Tiger21, Where the Wealthy Seek Out Kindred Spirits


May 11, 2013 | Gérard Bérubé | Finances personnelles


John Koloda has set himself the goal of doubling Tiger21’s Montreal membership.  Potential members be warned: you need a minimum $10 million in investible assets to join this highly confidential learning group.


John Koloda is introduced as a consultant with more than 30 years’ experience in  financial services. He has just been named co-chair of Tiger21’s Montreal  chapter, which serves Quebec and Eastern Ontario. He plans to add two or three  new names to the eight people who currently comprise the Montreal membership,  with the goal of reaching 20. Candidates are recruited all over Quebec and in  the Ottawa region. The main eligibility factor: a minimum $10 million in
investible assets, which excludes the primary residence, and a commitment to  attend meetings for two years. “There is a deep pool of wealthy individuals  from Trois-Rivières to Drummondville and in the Beauce, passing through Quebec  City, Montreal, Gatineau and Ottawa. I see at least two groups of 20 people  within the next couple of years,” predicts John Koloda.


Created in the United States in 1999, Tiger21 has been in Canada for one year. The  Investment Group for Enhanced Results in the 21st Century has chapters in 12  North American cities, including four in Canada, and boasts 208 members who  collectively manage $19 billion in assets.


Giving Back to Society


Some cities have two or three chapters of approximately 20 people each. Members  include entrepreneurs, retirees, people active in financial services or real  estate investors. Potential members are invited to a preliminary interview, if  just to discuss affinities, to identify traits in common and how they give back to society.


The purpose of Tiger21? To create a community of interests allowing wealthy  individuals to share with each other, to access a confidential group in which  multimillionaires can discuss with their peers, with others who understand what  they are going through. “They can talk about divorce, vacation, donations, family matters and other personal concerns in complete confidentiality, in an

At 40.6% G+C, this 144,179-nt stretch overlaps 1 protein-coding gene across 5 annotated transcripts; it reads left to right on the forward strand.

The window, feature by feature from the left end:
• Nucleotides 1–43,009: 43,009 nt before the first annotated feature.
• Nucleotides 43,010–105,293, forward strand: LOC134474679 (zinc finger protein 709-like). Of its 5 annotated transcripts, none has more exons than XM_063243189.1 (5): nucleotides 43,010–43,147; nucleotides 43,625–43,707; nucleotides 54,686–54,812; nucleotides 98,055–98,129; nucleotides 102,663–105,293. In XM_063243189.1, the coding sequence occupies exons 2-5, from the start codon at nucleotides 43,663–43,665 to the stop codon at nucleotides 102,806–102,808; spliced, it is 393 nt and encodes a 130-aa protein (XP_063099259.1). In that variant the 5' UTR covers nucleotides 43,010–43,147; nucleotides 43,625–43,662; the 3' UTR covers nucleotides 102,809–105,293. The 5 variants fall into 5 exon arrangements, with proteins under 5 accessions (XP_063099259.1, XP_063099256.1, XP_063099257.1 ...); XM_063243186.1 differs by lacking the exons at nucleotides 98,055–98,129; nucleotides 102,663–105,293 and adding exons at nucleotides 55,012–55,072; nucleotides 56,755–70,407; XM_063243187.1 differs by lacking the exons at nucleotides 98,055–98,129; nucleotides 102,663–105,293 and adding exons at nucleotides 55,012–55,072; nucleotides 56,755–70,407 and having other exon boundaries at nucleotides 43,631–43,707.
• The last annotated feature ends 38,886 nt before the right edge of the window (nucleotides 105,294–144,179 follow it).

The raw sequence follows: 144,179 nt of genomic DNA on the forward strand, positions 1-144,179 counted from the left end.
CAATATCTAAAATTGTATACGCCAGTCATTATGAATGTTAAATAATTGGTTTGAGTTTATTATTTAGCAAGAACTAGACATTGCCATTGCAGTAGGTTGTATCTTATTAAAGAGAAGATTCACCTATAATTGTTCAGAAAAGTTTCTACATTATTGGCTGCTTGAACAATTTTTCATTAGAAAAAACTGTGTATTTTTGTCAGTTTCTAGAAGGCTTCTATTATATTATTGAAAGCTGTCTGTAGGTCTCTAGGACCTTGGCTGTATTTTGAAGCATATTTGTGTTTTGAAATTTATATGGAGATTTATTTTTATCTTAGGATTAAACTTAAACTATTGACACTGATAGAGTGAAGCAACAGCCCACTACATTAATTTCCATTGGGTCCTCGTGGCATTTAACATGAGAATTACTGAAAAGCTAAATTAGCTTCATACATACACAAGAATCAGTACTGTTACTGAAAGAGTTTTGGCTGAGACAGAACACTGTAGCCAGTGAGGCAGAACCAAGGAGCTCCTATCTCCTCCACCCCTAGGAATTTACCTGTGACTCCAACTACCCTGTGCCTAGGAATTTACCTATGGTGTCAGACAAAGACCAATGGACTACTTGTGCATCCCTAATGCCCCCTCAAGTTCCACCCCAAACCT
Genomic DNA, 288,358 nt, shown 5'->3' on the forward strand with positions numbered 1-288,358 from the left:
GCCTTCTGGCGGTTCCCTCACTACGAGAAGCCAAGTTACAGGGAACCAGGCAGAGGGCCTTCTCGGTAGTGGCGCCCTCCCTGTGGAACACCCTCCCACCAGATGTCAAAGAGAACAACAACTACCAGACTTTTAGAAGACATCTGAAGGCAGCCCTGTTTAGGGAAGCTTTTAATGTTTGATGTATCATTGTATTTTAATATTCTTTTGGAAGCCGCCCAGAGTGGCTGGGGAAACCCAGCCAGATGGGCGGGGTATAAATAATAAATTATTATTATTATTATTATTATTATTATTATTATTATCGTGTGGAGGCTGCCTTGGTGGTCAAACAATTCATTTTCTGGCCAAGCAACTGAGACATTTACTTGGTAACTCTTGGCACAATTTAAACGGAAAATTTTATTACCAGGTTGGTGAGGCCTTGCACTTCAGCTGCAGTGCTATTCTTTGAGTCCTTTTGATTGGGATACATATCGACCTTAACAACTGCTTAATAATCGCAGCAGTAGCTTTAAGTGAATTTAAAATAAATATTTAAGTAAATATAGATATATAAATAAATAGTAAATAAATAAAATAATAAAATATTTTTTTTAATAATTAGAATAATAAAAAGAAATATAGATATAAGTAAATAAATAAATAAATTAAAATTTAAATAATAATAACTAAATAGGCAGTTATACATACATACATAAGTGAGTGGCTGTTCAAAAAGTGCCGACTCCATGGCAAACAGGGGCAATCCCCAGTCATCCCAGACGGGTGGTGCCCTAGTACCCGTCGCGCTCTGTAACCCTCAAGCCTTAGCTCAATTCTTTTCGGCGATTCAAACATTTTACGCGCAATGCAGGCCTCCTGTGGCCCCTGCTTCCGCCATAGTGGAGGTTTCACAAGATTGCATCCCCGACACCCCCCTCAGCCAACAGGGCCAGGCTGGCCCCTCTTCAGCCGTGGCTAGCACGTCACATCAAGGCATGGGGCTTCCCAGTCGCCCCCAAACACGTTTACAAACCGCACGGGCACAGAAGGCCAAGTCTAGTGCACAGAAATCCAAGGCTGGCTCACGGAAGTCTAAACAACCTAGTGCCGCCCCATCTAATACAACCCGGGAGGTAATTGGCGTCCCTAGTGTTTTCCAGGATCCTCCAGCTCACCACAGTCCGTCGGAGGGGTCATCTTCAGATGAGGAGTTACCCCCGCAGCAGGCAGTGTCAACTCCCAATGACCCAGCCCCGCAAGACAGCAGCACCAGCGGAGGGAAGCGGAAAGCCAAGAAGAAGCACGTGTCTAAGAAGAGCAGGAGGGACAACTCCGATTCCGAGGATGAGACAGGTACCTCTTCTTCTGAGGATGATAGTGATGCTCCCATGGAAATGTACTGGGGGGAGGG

open, but safe-harbour environment,” explains John Koloda.


A typical monthly meeting begins with the introduction of a personal subject. It starts  with a round table where each person shares their point of view on the state of  the world. “Each person has their own network, their own sphere of influence. Their contribution is unique.” This is followed by an address by one or two speakers, a Nobel Prize winner or a specialist discussing a unique investment  subject. In the second part, members will present their portfolios and open up
their investment strategy for comment and the objective criticism of their  peers, each one emphasizing their own experience or vision.


99 vs. 1%


And how does the Tiger21 membership experience the divide between activists and the 1%?

How do they respond to the grievances of the 99% denouncing the widening
equality gap?


What do they think of tax havens and other tax evasion methods?

As a general rule, these wealthy individuals “will feel they are misunderstood.  They too can experience problems or go through rough times,” argues John  Koloda. They are in the highest taxation bracket. They believe they pay too  many taxes, that they contribute more than anyone else, even on a relative  basis. Therefore, there is nothing wrong with looking for ways to pay less,
like any other taxpayer would do. “These people are more average than we  believe. They do not just live in a bubble and do not believe they are above  anyone else. They understand and are sensitive to what is going on, the trouble that everyone faces. They do not feel excluded, but rather poorly understand.  Their attitude is not one of ‘poor me’, but rather, ‘how can we work better,



John Koloda also observes that these wealthy individuals give a lot back to society.
“Most of the time, they give back to society anonymously,” he adds.



***According to Tiger21 founder, Michael Sonnenfeldt, members currently prefer private
investments and the equity markets, although there is no run on equities.
Therefore, equities investments (25%) and private investments (19%) make up the
lion’s share of the average portfolio, where liquidity remains high. They are
shunning bond securities over fears of rising interest rates and their main
concern is a massive monetary easing that raises fears that soaring stock
prices are inflated, with no basis in the real economy.